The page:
Toilet Training Puppies

The secret to successful toilet training is three fold: Supervision, Persistence and Patience. The reality however is never quite so easy.

It is not possible to supervise a puppy all the time. Therefore, compromise by allowing the puppy access to only a small area when he or she cannot be supervised.

You could use an old playpen, or the laundry or block a tiled area with a child gate. This at least restricts the area of damage so to speak and by keeping puppies of carpets the clean up is a lot easier.

Puppies, especially those less than 16 weeks old, cannot hold on for long. Their bladders are simply too small. So after waking up, immediately after play (especially if your puppy loses interest in play himself), 15-30minutes after eating and at least every 12 hours take your puppy outside to the toilet.

If you take him on a leash to the area you have chosen you can also teach him where to go (If a puppy is left to his own devices to choose you can guarantee you wont like it!). But here is where the patience comes in. Basically stand like a tree and don’t interact with the puppy. Let him sniff and pick a spot. Keep to one area by taking small steps. Once he starts to go give your cue word for toileting such as “Go Potty”, be careful not to disturb the puppy and as soon as he is done (ie he is in the process of standing up) give him a treat. Then have a play as another reward.

Sometimes you can be standing out there for 15 minutes and the puppy is having great fun chasing leaves or chewing sticks. Bring him back in and closely supervise then try again 30 minutes later. Persist, once your puppy gets that good things come his way when he goes in the right place the whole thing will speed up and when he knows his toileting cue it will be a breeze.

Toileting times can be made more consistent by sticking to a regular feeding schedule. So if your puppy has not eating his food in 30 minutes pick it up and offer food again at the next meal time.

You can also use soiled paper towels in the desired area to provide a scent marker for toileting.

Should you find your puppy mid stream, so to speak, clap your hands or startle the puppy without frightening him to stop him going then take him out to finish the job and reward him. Now clean up the mess inside.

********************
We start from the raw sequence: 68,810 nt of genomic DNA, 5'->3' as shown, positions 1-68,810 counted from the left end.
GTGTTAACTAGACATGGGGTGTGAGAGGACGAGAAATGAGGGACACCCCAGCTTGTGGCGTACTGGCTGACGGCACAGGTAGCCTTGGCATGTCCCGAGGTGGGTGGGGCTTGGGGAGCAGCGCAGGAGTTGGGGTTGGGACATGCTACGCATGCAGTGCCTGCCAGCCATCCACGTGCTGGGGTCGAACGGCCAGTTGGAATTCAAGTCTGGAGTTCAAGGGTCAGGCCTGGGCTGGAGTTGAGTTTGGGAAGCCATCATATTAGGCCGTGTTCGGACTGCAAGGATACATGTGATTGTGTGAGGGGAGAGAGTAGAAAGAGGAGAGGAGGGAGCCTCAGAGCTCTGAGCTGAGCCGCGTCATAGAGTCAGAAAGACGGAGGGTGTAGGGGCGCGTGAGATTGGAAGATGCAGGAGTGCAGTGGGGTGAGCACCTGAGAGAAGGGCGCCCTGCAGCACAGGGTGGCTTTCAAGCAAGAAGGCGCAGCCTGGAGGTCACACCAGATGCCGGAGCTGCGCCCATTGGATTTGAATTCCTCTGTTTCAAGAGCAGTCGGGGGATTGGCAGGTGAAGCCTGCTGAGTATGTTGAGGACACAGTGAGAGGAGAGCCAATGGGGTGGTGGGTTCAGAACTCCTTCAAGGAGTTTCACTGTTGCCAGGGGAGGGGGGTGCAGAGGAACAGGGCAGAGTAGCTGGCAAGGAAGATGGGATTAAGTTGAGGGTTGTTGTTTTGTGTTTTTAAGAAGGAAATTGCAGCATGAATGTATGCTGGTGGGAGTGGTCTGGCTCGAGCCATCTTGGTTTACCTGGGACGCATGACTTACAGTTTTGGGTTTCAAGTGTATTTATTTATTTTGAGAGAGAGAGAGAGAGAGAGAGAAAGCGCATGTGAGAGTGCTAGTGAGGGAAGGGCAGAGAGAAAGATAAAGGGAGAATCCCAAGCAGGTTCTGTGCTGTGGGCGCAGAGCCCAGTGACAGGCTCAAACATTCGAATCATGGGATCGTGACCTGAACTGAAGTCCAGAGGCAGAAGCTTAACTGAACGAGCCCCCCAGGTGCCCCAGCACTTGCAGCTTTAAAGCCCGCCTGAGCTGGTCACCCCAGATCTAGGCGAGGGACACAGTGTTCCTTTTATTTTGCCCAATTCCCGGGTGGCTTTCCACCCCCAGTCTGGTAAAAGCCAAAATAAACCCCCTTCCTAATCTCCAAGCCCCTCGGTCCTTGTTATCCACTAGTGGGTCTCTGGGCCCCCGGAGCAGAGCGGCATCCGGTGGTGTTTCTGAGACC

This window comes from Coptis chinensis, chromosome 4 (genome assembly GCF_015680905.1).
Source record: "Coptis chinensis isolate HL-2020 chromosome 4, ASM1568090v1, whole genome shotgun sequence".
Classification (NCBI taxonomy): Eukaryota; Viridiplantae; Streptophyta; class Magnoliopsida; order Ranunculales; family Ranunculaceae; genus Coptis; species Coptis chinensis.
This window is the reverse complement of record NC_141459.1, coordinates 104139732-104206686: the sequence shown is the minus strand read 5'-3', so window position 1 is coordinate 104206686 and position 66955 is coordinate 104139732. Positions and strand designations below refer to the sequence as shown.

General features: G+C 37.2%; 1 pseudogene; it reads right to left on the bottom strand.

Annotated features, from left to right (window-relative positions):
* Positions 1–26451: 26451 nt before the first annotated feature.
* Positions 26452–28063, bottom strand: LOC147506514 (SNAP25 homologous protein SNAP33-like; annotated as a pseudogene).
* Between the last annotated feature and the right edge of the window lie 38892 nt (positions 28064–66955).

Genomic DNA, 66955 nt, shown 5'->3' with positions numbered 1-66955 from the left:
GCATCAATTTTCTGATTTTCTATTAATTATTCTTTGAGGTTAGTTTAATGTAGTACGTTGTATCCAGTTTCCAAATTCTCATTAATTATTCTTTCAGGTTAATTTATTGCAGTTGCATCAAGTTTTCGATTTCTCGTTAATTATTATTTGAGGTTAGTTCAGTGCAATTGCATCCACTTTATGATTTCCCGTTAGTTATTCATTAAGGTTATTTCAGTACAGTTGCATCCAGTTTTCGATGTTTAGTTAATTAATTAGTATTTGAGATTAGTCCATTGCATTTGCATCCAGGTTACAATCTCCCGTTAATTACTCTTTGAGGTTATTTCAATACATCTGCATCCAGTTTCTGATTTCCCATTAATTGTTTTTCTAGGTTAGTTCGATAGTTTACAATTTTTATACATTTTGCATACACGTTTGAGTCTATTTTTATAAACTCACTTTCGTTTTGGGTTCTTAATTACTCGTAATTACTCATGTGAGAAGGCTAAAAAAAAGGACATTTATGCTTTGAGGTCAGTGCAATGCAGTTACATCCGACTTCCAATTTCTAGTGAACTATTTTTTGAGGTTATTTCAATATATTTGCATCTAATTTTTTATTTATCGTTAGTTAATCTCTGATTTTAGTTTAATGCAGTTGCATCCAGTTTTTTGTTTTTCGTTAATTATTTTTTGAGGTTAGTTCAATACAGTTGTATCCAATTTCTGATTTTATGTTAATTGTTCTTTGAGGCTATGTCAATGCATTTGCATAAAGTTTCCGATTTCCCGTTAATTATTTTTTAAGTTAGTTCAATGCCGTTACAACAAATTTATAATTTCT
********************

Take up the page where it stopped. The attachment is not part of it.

If you find a mess inside, there is no point in giving your pup a lecture or dragging him back to the spot. All he will know is that puddles on the floor will make you angry and he will be appropriately submissive. We often interpret this as guilt for having done the wrong thing. So give yourself the lecture for not supervising or confining the puppy sufficiently and do better next time.

Once your puppy has gone several days without any accidents then you can gradually allow more access to the house and when he starts asking to go out then your are home and hosed. The signals he will give can however vary greatly, so watch and learn your puppies so you can respond when he needs to go.


Cleaning Up Puddles 101

Whether you are toilet training a puppy or kitten or your older dog or cat suffers from medical or anxiety related inappropriate urination, every pet owner will need to clean up puddles at some time in their pets life. Here is how to do it as effectively as possible so that the risk of repeated accidents is reduced. (In pets with medical and anxiety issues it is also necessary to deal with these issues of course.)

  • STEP 1: Get rid of the urine. On hard floors this is easy using paper towel, newspaper or old towels and rags or even an old mop. Its not so easy with carpet however. As soon as the accident is spotted, use paper towel or an old towel to soak up as much liquid as possible. This can be aided by standing on the towelling. Use a plastic bag in the top layer to prevent it getting on your shoes or anything heavy that will add the needed pressure to soak up more fluid. Once no more urine can be absorbed proceed to step 2.
  • STEP 2: On tiles, vinyl etc use a biological detergent such as Bio Zet Attack (found in the laundry detergent section of your supermarket) to mop the area thoroughly paying special attention to any grout lines. Rinse with water. On carpet you may use a well-wrung sponge with the detergent to wipe over the surface of the carpet (after first testing it in attest area to ensure it does not discolour your carpet), then blot dry with more paper towel. Do not rinse with water.
  • STEP 3: Apply a spray on biological deodoriser such as Urine Off. This will further break down any urine smell and contains pheromone blockers to prevent attracting the pet back to the area. Again in carpet test on a small area of carpet first to ensure it does not stain carpet.
  • STEP 4: If desired use an odourless spray on disinfectant on the area. Do Not use bleach or any strongly scented disinfectants or cleaners (especially cleaners containing ammonia) as these simply identify the area more strongly as a toilet area to your pets.

Some cleaning products